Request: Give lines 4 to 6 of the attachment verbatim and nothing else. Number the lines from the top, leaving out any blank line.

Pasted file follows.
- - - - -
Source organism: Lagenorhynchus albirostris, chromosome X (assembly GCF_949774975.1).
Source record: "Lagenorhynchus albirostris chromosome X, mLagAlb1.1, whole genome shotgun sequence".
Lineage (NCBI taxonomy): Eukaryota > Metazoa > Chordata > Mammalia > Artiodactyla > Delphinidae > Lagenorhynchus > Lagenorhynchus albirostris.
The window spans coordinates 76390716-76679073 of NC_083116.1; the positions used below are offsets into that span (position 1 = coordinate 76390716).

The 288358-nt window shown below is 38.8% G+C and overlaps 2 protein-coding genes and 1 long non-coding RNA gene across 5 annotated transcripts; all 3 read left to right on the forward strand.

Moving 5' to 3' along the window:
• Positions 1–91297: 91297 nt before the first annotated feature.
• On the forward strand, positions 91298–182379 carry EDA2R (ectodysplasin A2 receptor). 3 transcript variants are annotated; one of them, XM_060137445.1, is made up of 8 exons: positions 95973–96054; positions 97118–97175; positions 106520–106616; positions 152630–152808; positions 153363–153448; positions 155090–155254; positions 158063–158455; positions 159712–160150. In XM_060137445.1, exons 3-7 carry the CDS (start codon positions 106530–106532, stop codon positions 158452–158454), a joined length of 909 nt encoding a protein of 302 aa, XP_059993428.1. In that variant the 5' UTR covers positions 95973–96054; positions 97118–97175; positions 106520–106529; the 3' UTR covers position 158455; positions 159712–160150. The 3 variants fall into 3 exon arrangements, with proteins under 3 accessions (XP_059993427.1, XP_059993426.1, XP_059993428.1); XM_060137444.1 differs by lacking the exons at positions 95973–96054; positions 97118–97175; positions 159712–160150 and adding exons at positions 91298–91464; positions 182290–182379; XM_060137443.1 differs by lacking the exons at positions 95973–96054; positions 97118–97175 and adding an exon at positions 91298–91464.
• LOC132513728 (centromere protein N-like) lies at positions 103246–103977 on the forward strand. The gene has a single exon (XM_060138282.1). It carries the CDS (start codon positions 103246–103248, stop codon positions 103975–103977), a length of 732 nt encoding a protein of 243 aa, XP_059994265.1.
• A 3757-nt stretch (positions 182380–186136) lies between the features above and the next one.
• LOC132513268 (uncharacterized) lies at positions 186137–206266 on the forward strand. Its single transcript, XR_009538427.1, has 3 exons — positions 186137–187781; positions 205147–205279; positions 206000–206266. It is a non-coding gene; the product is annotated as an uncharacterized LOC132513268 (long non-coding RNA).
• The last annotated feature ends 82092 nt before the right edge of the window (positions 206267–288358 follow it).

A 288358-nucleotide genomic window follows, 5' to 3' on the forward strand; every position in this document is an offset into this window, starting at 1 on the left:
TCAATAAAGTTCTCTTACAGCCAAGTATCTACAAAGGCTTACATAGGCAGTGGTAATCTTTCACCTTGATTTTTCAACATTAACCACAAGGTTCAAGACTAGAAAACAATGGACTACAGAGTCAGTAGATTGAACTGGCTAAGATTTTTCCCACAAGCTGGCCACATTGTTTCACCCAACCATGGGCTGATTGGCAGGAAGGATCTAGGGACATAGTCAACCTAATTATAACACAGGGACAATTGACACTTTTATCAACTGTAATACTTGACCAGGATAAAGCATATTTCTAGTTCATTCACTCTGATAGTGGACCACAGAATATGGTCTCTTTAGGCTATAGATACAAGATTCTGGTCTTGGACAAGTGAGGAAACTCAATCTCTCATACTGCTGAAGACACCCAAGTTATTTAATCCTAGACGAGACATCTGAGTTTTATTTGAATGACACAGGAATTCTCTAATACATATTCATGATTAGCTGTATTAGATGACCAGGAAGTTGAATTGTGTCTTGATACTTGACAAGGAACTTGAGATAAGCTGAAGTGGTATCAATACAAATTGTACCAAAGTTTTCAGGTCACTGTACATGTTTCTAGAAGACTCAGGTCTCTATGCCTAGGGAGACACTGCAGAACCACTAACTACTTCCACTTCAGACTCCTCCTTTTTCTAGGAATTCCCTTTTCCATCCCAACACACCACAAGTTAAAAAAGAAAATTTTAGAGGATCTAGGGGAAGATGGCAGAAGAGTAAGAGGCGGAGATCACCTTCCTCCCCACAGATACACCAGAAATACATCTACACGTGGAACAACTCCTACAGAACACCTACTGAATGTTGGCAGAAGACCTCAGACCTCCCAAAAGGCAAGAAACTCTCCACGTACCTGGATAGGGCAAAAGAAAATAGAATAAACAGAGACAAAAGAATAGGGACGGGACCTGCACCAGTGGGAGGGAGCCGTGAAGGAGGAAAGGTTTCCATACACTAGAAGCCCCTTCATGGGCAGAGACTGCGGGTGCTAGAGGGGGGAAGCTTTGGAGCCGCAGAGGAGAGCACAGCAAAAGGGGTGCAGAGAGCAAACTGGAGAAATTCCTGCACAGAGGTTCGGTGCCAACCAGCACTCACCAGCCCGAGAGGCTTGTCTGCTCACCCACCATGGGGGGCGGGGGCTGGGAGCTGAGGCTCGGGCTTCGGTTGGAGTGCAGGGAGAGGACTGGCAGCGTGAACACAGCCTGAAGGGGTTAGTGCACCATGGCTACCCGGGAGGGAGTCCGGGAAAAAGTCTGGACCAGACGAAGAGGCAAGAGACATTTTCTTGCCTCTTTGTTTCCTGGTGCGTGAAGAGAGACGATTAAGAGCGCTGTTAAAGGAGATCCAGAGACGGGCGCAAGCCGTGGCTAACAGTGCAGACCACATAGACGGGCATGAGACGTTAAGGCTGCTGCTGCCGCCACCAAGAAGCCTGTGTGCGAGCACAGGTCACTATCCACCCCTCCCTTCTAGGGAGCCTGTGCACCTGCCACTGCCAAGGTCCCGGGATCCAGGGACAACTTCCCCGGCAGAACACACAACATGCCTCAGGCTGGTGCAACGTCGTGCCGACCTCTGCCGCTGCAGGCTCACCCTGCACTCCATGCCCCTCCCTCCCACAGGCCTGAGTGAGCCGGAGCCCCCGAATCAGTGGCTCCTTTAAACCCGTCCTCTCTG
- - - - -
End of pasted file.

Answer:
The window spans coordinates 76390716-76679073 of NC_083116.1; the positions used below are offsets into that span (position 1 = coordinate 76390716).

The 288358-nt window shown below is 38.8% G+C and overlaps 2 protein-coding genes and 1 long non-coding RNA gene across 5 annotated transcripts; all 3 read left to right on the forward strand.

Moving 5' to 3' along the window: